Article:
OPINION: Transparency is critical for elected officials
Published 7:24 am Tuesday, April 17, 2018
Now more than ever it is critical that the public continue to fight for transparency in our government.
More frequently we are seeing attempts by government officials to block information from the public, even though it is your right to access it.
In recent years we have seen numerous lawsuits against newspapers, radio stations, lawyers, individuals and various organizations in attempts to block public access to information.
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The recent passage of Senate Bill 151 serves as a stark example of the necessity of transparency in how our government operates. Without open records laws and access to information about government proceedings, the public would be left in the dark.
Prohibiting the public from accessing this information prohibits the people from participating in the lawmaking process.
As a newspaper and individual journalists, we stand firmly behind the state’s open records and open meetings laws and will continue to fight to preserve access to critical information about how our lawmakers and other government officials operate.
That is why we applaud Kentucky Attorney General Andy Besmear for his willingness to release his tax return documents and a recent call for all elected officials to do the same.
While these financial documents are personal on some level, we also believe they reveal vital information about our elected officials. Elected officials should be operating in such a manner that releasing this information would be of no great concern.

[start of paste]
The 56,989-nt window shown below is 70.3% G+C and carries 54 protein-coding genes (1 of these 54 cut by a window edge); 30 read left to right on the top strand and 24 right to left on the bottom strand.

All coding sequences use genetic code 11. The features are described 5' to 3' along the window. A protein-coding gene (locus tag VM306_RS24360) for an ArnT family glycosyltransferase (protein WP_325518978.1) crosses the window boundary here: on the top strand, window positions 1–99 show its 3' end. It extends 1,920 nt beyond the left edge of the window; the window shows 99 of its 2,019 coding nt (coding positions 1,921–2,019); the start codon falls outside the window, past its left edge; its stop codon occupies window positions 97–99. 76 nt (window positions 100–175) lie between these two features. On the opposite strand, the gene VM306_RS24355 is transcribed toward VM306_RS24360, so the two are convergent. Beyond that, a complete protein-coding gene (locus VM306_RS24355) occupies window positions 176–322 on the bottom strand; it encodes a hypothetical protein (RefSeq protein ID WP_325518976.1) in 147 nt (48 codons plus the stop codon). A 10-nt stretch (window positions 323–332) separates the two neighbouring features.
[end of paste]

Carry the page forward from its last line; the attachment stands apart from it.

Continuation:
As Beshear noted in a statement released Monday, releasing these records will allow the public to know just who these elected officials are working for. Are they earning money from special interest groups? And how do those earning correlate with their positions on policy or votes for legislation changes?
A failure to release such information opens elected officials up to questions about what they have to hide.
Releasing tax return documents is just the start, though.
Secrecy and lack of transparency in government at all levels only serve the lawmakers, not those who will be most affected by the changes.
We must continue to advocate for and in some instance demand full disclosure by all public servants on all levels. It is only fair to the public, the voters and people they serve.
Editorials represent the opinion of the newspaper’s editorial board. The board is comprised of publisher Michael Caldwell and managing editor Whitney Leggett. To inquire about a meeting with the board, contact Caldwell at 759-0095.